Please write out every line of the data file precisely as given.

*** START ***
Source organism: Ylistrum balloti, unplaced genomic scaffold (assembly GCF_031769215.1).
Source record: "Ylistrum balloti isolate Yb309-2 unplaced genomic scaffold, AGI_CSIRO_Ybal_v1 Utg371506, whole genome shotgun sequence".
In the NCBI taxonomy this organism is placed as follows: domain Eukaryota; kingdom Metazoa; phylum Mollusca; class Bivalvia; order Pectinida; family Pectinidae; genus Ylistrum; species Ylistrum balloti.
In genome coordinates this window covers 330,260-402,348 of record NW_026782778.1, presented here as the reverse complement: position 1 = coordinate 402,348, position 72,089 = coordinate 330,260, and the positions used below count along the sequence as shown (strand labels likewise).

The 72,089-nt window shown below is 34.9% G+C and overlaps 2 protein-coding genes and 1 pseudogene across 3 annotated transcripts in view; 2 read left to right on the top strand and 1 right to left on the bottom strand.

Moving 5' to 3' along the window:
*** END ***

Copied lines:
Source organism: Ylistrum balloti, unplaced genomic scaffold (assembly GCF_031769215.1).
Source record: "Ylistrum balloti isolate Yb309-2 unplaced genomic scaffold, AGI_CSIRO_Ybal_v1 Utg371506, whole genome shotgun sequence".
In the NCBI taxonomy this organism is placed as follows: domain Eukaryota; kingdom Metazoa; phylum Mollusca; class Bivalvia; order Pectinida; family Pectinidae; genus Ylistrum; species Ylistrum balloti.
In genome coordinates this window covers 330,260-402,348 of record NW_026782778.1, presented here as the reverse complement: position 1 = coordinate 402,348, position 72,089 = coordinate 330,260, and the positions used below count along the sequence as shown (strand labels likewise).

The 72,089-nt window shown below is 34.9% G+C and overlaps 2 protein-coding genes and 1 pseudogene across 3 annotated transcripts in view; 2 read left to right on the top strand and 1 right to left on the bottom strand.

Moving 5' to 3' along the window: